Reggae legend, Toots Hibbert, has died aged 77.
The Toots and the Maytals frontman’s band released a statement on Saturday revealing he had passed away at the University Hospital of the West Indies in Kingston, Jamaica, surrounded by his family.
Taking to Twitter, the group penned: ‘It is with the heaviest of hearts to announce that Frederick Nathaniel ”Toots” Hibbert passed away peacefully tonight, surrounded by his family at the University Hospital of the West Indies in Kingston, Jamaica…’
Tragic: Reggae legend, Toots Hibbert, has died aged 77 at the University Hospital of the West Indies in Kingston, Jamaica, surrounded by his family and friends (pictured in 2019)
The statement added: ‘The family and his management team would like to thank the medical teams and professionals for their care and diligence, and ask that you respect their privacy during their time of grief.
‘Mr Hibbert is survived by his wife of 39 years, Miss D, and his seven of eight children.’
Hibbert’s cause of death is not known but earlier this month he was put in intensive care and tested for coronavirus, though his results are unknown.
Lenny Henry led the celebrity tributes as he emotionally penned: ‘Rest in power… ‘
Sad: The Toots and the Maytals frontman’s band released a statement on Saturday revealing he had passed away at the University Hospital of the West Indies in Kingston, Jamaica, surrounded by his family
He added: ‘So sorry to hear of Toots Hibbert’s death. His music was a constant in our house growing up via Tighten up albums. His voice was powerful and adaptable to funk, soul, country, AND reggae.’
Bob Marley’s son Ziggy, 51, also shared an emotional tribute, calling the musician a ‘father figure’.
He penned: ‘The Legendary Toots Hibbert has passed i spoke w/him a few wks ago told him how much i loved him we laughed & shared our mutual respect.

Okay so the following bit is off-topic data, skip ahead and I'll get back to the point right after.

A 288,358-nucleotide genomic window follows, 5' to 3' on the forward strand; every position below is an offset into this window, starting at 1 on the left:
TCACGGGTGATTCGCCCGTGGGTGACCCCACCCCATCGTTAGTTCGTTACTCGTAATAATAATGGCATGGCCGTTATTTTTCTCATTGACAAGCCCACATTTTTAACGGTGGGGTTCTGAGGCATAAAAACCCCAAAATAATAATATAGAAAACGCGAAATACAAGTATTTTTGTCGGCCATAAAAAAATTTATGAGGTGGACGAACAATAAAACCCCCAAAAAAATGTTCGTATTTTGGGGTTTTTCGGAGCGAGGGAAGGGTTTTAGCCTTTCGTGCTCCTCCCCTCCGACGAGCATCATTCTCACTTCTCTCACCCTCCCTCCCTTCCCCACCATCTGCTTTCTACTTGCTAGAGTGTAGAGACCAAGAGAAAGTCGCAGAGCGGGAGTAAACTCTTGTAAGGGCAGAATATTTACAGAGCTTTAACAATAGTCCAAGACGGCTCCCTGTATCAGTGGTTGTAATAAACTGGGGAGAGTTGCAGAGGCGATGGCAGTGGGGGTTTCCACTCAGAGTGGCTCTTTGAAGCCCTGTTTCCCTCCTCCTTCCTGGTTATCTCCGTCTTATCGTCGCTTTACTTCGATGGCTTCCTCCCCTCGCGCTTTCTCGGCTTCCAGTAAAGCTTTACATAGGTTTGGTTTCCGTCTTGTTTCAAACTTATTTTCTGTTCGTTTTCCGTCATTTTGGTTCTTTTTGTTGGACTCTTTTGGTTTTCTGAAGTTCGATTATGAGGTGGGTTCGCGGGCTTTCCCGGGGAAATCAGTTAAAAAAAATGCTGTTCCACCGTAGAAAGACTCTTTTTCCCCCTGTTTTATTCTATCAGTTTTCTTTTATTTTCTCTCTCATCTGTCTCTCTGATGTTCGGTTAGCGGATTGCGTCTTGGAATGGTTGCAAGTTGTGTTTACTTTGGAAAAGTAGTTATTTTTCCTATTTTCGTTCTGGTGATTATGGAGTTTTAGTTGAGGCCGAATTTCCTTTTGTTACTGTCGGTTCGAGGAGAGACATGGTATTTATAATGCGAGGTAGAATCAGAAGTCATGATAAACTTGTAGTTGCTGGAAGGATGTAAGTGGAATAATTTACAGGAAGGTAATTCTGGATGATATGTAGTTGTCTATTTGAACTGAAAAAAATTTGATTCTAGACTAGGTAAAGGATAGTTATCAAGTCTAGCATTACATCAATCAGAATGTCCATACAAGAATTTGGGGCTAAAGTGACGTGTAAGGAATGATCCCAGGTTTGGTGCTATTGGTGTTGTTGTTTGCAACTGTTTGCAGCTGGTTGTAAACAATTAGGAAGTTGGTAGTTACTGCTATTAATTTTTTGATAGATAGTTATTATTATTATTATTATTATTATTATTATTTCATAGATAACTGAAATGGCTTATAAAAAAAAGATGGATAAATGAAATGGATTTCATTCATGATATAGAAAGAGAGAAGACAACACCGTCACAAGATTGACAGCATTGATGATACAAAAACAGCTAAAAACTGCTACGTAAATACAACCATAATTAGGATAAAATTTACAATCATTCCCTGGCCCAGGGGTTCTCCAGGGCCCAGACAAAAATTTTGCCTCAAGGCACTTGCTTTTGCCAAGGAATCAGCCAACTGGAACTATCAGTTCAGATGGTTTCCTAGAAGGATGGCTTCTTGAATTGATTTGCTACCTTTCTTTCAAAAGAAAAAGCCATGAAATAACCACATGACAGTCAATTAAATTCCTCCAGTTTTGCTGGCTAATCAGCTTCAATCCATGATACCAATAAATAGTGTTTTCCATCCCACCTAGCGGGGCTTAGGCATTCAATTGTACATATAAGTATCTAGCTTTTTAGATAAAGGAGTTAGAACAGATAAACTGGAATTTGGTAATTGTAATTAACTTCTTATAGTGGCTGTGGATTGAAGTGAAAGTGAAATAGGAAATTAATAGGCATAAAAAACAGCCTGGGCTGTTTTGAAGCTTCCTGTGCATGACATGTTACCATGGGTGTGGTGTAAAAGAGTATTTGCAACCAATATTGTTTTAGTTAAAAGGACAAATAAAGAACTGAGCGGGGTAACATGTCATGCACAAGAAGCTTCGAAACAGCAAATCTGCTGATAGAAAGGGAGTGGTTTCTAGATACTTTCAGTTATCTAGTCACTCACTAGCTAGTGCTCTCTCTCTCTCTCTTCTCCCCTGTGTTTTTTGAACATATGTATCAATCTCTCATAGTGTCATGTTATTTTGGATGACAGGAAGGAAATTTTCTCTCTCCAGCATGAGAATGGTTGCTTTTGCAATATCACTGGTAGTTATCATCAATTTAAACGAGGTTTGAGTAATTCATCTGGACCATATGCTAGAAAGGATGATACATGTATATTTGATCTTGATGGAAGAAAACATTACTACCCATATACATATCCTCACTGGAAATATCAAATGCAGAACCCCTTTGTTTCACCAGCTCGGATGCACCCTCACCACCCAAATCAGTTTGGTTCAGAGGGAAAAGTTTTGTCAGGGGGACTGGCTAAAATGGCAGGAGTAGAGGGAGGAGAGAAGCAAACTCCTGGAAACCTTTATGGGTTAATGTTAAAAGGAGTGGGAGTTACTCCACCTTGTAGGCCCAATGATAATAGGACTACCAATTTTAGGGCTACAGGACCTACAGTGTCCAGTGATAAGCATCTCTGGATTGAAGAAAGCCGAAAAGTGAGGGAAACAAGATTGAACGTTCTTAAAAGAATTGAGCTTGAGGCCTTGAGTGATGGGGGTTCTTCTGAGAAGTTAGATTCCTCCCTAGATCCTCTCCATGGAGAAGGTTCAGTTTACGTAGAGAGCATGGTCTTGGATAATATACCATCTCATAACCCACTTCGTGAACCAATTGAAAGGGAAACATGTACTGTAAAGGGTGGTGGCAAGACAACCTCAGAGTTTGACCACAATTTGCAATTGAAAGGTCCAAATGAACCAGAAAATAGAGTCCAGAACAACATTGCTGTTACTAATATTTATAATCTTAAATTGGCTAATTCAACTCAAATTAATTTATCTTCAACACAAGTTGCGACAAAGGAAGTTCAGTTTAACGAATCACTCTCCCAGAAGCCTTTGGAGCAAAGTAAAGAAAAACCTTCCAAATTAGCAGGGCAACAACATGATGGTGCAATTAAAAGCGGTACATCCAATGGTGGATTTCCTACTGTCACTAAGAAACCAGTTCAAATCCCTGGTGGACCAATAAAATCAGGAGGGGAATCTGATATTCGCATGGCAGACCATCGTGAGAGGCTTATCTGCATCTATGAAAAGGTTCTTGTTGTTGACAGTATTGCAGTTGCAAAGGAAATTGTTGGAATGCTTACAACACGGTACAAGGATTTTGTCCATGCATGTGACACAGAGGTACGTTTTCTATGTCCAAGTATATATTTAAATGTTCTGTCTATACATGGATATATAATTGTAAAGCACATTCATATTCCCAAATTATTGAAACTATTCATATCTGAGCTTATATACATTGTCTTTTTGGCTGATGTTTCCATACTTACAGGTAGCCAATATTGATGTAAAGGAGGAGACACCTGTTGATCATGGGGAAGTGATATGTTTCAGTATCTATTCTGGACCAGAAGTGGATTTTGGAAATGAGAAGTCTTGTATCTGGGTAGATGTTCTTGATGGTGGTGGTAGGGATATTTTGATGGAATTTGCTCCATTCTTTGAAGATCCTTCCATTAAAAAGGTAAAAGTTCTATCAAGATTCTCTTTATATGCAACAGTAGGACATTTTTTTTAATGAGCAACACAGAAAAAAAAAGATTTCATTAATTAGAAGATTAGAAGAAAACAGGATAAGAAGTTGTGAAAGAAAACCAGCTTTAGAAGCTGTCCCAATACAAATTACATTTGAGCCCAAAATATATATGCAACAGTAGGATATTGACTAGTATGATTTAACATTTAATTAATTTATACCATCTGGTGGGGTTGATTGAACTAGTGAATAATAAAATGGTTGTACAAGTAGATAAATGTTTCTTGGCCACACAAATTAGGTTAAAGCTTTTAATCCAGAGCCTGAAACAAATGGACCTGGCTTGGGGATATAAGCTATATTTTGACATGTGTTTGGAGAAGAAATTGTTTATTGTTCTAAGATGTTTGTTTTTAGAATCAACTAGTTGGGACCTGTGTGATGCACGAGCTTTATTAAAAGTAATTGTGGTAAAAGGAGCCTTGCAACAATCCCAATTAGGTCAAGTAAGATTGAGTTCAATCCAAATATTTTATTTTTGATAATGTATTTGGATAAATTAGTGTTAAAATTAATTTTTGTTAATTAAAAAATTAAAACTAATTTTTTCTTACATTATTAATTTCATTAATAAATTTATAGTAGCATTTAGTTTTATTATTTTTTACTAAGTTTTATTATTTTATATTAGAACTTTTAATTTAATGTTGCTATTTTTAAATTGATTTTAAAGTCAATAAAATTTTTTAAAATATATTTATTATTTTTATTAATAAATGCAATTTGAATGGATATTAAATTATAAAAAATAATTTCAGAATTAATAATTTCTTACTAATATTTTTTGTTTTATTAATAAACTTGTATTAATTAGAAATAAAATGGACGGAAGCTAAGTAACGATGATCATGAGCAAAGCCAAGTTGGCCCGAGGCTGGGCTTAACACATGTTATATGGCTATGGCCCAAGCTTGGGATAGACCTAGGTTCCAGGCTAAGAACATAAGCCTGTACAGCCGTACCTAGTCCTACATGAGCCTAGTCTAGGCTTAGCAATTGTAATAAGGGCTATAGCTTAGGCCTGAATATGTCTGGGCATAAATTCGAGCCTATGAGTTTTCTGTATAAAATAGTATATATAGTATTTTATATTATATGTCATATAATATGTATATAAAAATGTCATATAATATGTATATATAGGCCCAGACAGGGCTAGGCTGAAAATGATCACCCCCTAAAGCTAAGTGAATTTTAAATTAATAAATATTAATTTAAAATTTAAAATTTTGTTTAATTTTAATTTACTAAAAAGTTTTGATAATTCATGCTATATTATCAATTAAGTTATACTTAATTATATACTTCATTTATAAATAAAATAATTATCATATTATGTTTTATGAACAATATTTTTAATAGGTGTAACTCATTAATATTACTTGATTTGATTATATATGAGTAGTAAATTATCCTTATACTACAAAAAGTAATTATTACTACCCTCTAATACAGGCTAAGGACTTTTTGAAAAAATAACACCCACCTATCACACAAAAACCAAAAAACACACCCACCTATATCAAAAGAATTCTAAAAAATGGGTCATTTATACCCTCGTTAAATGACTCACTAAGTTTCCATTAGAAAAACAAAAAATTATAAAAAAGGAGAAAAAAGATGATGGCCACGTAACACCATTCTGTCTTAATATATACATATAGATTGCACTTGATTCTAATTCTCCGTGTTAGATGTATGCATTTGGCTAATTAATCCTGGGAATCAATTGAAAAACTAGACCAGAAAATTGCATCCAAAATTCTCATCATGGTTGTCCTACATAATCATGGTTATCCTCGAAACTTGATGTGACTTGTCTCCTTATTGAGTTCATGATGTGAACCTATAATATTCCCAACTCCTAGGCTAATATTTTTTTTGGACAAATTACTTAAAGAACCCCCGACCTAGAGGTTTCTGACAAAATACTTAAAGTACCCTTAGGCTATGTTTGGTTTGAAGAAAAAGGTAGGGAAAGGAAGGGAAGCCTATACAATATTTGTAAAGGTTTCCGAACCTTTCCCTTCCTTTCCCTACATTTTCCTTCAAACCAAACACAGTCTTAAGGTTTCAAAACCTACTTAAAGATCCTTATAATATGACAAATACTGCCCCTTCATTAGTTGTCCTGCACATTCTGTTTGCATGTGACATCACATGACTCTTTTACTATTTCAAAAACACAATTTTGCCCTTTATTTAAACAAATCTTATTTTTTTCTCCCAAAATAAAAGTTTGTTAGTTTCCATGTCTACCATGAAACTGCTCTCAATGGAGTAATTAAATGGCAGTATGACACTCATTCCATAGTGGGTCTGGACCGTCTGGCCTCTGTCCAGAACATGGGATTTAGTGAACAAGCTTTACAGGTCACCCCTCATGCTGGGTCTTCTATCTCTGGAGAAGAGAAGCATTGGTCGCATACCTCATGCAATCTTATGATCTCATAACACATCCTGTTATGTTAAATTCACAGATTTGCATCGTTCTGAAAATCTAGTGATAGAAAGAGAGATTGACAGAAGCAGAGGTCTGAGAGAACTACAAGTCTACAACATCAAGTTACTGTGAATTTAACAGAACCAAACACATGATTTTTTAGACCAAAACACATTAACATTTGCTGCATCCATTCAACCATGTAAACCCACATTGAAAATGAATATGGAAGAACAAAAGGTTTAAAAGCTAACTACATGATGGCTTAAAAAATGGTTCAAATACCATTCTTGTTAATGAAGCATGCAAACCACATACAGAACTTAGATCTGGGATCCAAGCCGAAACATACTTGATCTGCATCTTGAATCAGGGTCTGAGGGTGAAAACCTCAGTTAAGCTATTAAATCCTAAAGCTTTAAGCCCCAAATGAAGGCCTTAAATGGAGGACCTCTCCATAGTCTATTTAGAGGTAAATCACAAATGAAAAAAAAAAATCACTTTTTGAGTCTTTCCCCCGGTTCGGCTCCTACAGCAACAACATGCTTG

‘He was a father figure to me his spirit is w/us his music fills us w/his energy i will never forget him RIP MIGHTY & POWERFUL NYAH FYAH BALL.’
Unknown: Hibbert’s cause of death is not known but earlier this month he was put in intensive care and tested for coronavirus, though his results are unknown (pictured in 2019)
Earlier this month, the musician’s family issued a statement on his condition, telling fans he was ‘showing signs of improvement by the hour’.
They wrote on August 31: ‘While reports of Mr Hibbert being in an intensive care unit at a private facility in the corporate area are true, the family would like to assure those concerned that he is making positive progress and is receiving the best possible treatment, while he awaits the results on his Covid-19 test.
‘He is resting and in good spirits, and is showing signs of improvement by the hour.
‘His family has asked everyone to hold him in their prayers and would like to thank the minister of culture Olivia ‘Babsy’ Grange and minister of health Christopher Tufton for their assistance in getting Mr Hibbert rested, as well as the countless medical professionals who are taking care of Mr Hibbert around the clock during this time.’
In a separate statement posted on September 3, the family wrote: ‘Mr Hibbert’s family would like to thank everyone for the outpouring of love and prayers during this time.
‘The medical professionals at UHWI – where Mr Hibbert is being taken care of – have confirmed he is in a stable condition and is receiving around the clock treatment to ensure his body can recover.
‘The Hibbert family is asking that everyone continues to hold him in their thoughts and prayers and respectfully ask for privacy during this time.’
It comes just days after the Toots and the Maytals released their first full-length LP and new album Got to Be Tough in ten year.
It included contributions from the likes of Beatles musician Ringo Starr and Ziggy Marley.
Hibbert met Henry ‘Raleigh’ Gordon and Nathaniel ‘Jerry’ in 1962 after he moved to Kingston. The trio formed the band Toots and the Maytals.
They had several successful hits with 1968 song, Do the Reggay, said to have inspired the name for reggae music.
While 1969 track, Pressure Drop, helped launch their career globally after it was used in the 1972 film The Harder They Come.